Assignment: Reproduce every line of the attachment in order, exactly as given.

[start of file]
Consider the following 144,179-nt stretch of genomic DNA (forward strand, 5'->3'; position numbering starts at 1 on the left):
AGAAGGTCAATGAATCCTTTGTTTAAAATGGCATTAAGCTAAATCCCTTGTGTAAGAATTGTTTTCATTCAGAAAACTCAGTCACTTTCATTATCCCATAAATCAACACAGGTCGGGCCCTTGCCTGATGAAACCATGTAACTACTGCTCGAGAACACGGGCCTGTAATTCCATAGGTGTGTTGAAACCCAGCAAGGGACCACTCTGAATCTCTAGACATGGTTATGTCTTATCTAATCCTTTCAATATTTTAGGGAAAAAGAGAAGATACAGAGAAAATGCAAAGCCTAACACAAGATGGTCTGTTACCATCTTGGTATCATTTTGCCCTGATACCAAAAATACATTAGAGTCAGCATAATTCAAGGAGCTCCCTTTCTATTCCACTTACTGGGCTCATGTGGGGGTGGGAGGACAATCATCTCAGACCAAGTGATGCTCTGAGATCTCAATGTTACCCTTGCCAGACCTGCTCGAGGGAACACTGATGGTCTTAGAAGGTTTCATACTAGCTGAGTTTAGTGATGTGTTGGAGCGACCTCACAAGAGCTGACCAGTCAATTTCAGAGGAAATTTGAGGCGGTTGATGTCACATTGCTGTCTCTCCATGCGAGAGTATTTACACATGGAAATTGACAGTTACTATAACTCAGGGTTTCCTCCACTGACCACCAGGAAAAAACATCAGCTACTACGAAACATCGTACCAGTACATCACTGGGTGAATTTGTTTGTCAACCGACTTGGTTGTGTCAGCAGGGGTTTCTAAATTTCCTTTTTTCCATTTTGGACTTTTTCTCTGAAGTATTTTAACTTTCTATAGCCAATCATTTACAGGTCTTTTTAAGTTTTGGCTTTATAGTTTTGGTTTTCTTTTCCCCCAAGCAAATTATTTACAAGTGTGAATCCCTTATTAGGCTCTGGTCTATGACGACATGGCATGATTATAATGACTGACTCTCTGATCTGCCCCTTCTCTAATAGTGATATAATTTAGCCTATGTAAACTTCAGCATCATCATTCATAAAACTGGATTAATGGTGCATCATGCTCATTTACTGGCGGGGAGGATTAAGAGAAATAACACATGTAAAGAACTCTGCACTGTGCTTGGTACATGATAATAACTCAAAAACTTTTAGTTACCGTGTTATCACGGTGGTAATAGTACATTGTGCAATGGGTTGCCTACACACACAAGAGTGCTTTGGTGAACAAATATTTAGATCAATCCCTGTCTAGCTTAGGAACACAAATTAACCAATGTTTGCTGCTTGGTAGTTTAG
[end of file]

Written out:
Consider the following 144,179-nt stretch of genomic DNA (forward strand, 5'->3'; position numbering starts at 1 on the left):
AGAAGGTCAATGAATCCTTTGTTTAAAATGGCATTAAGCTAAATCCCTTGTGTAAGAATTGTTTTCATTCAGAAAACTCAGTCACTTTCATTATCCCATAAATCAACACAGGTCGGGCCCTTGCCTGATGAAACCATGTAACTACTGCTCGAGAACACGGGCCTGTAATTCCATAGGTGTGTTGAAACCCAGCAAGGGACCACTCTGAATCTCTAGACATGGTTATGTCTTATCTAATCCTTTCAATATTTTAGGGAAAAAGAGAAGATACAGAGAAAATGCAAAGCCTAACACAAGATGGTCTGTTACCATCTTGGTATCATTTTGCCCTGATACCAAAAATACATTAGAGTCAGCATAATTCAAGGAGCTCCCTTTCTATTCCACTTACTGGGCTCATGTGGGGGTGGGAGGACAATCATCTCAGACCAAGTGATGCTCTGAGATCTCAATGTTACCCTTGCCAGACCTGCTCGAGGGAACACTGATGGTCTTAGAAGGTTTCATACTAGCTGAGTTTAGTGATGTGTTGGAGCGACCTCACAAGAGCTGACCAGTCAATTTCAGAGGAAATTTGAGGCGGTTGATGTCACATTGCTGTCTCTCCATGCGAGAGTATTTACACATGGAAATTGACAGTTACTATAACTCAGGGTTTCCTCCACTGACCACCAGGAAAAAACATCAGCTACTACGAAACATCGTACCAGTACATCACTGGGTGAATTTGTTTGTCAACCGACTTGGTTGTGTCAGCAGGGGTTTCTAAATTTCCTTTTTTCCATTTTGGACTTTTTCTCTGAAGTATTTTAACTTTCTATAGCCAATCATTTACAGGTCTTTTTAAGTTTTGGCTTTATAGTTTTGGTTTTCTTTTCCCCCAAGCAAATTATTTACAAGTGTGAATCCCTTATTAGGCTCTGGTCTATGACGACATGGCATGATTATAATGACTGACTCTCTGATCTGCCCCTTCTCTAATAGTGATATAATTTAGCCTATGTAAACTTCAGCATCATCATTCATAAAACTGGATTAATGGTGCATCATGCTCATTTACTGGCGGGGAGGATTAAGAGAAATAACACATGTAAAGAACTCTGCACTGTGCTTGGTACATGATAATAACTCAAAAACTTTTAGTTACCGTGTTATCACGGTGGTAATAGTACATTGTGCAATGGGTTGCCTACACACACAAGAGTGCTTTGGTGAACAAATATTTAGATCAATCCCTGTCTAGCTTAGGAACACAAATTAACCAATGTTTGCTGCTTGGTAGTTTAG